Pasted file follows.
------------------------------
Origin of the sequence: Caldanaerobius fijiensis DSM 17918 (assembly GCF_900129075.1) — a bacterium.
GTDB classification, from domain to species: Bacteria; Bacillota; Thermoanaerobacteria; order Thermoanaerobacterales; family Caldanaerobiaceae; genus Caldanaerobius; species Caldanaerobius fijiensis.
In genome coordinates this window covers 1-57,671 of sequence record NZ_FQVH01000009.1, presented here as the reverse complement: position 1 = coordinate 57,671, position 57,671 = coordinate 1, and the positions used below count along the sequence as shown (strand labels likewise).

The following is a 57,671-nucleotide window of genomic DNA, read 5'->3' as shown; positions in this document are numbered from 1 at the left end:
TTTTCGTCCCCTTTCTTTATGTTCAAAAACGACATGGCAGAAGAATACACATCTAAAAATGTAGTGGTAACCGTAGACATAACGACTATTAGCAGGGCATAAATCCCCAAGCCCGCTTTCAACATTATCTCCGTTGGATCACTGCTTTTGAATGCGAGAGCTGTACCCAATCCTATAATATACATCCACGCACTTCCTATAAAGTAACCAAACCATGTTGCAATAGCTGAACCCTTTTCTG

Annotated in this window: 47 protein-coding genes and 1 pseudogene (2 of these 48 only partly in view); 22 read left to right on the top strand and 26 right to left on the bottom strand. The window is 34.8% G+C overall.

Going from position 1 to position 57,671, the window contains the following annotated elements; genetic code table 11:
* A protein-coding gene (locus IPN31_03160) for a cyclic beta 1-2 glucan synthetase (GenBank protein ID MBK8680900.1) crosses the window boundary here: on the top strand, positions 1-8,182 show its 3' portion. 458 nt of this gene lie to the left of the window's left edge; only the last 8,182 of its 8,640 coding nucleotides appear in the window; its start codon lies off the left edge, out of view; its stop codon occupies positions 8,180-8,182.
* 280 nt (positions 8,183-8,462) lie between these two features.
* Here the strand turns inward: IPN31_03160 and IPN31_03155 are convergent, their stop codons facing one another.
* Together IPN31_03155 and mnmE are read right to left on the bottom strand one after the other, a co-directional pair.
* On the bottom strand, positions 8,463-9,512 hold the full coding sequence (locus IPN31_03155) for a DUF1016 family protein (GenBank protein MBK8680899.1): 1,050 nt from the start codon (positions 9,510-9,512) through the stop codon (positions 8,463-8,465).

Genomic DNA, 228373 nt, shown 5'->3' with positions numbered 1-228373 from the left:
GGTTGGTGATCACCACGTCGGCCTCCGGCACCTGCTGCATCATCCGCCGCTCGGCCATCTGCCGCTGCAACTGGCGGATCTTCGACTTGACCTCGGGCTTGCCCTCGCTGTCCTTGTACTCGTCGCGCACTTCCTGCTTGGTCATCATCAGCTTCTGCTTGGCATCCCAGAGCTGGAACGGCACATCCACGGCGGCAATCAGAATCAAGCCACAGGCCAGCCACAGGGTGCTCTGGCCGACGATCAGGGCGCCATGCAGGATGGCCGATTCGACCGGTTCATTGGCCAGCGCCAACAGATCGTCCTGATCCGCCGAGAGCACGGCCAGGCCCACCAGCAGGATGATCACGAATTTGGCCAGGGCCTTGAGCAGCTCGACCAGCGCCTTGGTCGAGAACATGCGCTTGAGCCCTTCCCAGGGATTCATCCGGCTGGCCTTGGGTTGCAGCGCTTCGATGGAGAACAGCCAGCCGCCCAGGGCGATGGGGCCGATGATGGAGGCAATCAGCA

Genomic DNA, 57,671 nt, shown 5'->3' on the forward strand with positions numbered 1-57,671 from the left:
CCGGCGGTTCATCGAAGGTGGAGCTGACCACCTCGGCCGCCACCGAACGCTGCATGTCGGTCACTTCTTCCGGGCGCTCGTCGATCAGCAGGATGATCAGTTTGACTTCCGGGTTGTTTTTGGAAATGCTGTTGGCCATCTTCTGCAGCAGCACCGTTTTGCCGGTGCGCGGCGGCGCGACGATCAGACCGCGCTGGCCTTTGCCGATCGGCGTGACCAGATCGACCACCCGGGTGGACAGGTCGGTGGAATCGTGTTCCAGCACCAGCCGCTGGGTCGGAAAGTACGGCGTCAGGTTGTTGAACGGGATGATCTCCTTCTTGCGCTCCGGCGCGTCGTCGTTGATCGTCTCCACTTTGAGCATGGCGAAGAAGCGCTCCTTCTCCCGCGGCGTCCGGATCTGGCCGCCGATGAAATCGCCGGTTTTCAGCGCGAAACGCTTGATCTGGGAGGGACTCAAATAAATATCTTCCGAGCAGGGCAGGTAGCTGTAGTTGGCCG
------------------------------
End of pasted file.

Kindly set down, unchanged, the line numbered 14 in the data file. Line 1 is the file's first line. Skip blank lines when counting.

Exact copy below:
GGTTGGTGATCACCACGTCGGCCTCCGGCACCTGCTGCATCATCCGCCGCTCGGCCATCTGCCGCTGCAACTGGCGGATCTTCGACTTGACCTCGGGCTTGCCCTCGCTGTCCTTGTACTCGTCGCGCACTTCCTGCTTGGTCATCATCAGCTTCTGCTTGGCATCCCAGAGCTGGAACGGCACATCCACGGCGGCAATCAGAATCAAGCCACAGGCCAGCCACAGGGTGCTCTGGCCGACGATCAGGGCGCCATGCAGGATGGCCGATTCGACCGGTTCATTGGCCAGCGCCAACAGATCGTCCTGATCCGCCGAGAGCACGGCCAGGCCCACCAGCAGGATGATCACGAATTTGGCCAGGGCCTTGAGCAGCTCGACCAGCGCCTTGGTCGAGAACATGCGCTTGAGCCCTTCCCAGGGATTCATCCGGCTGGCCTTGGGTTGCAGCGCTTCGATGGAGAACAGCCAGCCGCCCAGGGCGATGGGGCCGATGATGGAGGCAATCAGCA